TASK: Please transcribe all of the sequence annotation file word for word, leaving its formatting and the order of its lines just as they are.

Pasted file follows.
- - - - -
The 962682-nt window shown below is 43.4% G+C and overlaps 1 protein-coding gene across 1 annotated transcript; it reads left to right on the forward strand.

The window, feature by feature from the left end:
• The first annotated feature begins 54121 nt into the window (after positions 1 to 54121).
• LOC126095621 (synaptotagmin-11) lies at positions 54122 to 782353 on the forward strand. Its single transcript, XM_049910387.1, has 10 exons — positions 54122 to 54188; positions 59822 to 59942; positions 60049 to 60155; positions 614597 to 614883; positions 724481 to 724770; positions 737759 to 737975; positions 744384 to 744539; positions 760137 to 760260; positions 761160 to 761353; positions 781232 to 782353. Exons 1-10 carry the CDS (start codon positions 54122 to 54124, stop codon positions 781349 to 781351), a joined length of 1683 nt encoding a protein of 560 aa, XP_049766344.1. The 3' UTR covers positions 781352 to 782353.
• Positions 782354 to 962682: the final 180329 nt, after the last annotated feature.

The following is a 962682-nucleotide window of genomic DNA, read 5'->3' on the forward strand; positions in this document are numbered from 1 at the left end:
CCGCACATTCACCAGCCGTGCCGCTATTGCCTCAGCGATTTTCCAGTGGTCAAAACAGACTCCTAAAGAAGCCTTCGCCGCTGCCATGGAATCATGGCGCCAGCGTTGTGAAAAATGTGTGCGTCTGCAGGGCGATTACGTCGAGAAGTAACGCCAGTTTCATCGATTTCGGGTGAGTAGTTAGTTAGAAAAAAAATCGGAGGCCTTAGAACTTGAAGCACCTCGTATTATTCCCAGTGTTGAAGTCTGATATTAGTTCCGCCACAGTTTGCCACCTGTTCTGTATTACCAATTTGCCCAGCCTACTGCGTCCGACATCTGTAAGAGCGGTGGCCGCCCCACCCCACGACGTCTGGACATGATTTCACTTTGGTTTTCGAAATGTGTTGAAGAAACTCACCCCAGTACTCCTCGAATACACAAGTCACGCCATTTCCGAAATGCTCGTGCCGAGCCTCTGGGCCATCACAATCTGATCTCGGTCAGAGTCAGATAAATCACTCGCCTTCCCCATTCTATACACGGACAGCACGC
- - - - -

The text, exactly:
The 962682-nt window shown below is 43.4% G+C and overlaps 1 protein-coding gene across 1 annotated transcript; it reads left to right on the forward strand.

The window, feature by feature from the left end:
• The first annotated feature begins 54121 nt into the window (after positions 1 to 54121).
• LOC126095621 (synaptotagmin-11) lies at positions 54122 to 782353 on the forward strand. Its single transcript, XM_049910387.1, has 10 exons — positions 54122 to 54188; positions 59822 to 59942; positions 60049 to 60155; positions 614597 to 614883; positions 724481 to 724770; positions 737759 to 737975; positions 744384 to 744539; positions 760137 to 760260; positions 761160 to 761353; positions 781232 to 782353. Exons 1-10 carry the CDS (start codon positions 54122 to 54124, stop codon positions 781349 to 781351), a joined length of 1683 nt encoding a protein of 560 aa, XP_049766344.1. The 3' UTR covers positions 781352 to 782353.
• Positions 782354 to 962682: the final 180329 nt, after the last annotated feature.

The following is a 962682-nucleotide window of genomic DNA, read 5'->3' on the forward strand; positions in this document are numbered from 1 at the left end:
CCGCACATTCACCAGCCGTGCCGCTATTGCCTCAGCGATTTTCCAGTGGTCAAAACAGACTCCTAAAGAAGCCTTCGCCGCTGCCATGGAATCATGGCGCCAGCGTTGTGAAAAATGTGTGCGTCTGCAGGGCGATTACGTCGAGAAGTAACGCCAGTTTCATCGATTTCGGGTGAGTAGTTAGTTAGAAAAAAAATCGGAGGCCTTAGAACTTGAAGCACCTCGTATTATTCCCAGTGTTGAAGTCTGATATTAGTTCCGCCACAGTTTGCCACCTGTTCTGTATTACCAATTTGCCCAGCCTACTGCGTCCGACATCTGTAAGAGCGGTGGCCGCCCCACCCCACGACGTCTGGACATGATTTCACTTTGGTTTTCGAAATGTGTTGAAGAAACTCACCCCAGTACTCCTCGAATACACAAGTCACGCCATTTCCGAAATGCTCGTGCCGAGCCTCTGGGCCATCACAATCTGATCTCGGTCAGAGTCAGATAAATCACTCGCCTTCCCCATTCTATACACGGACAGCACGC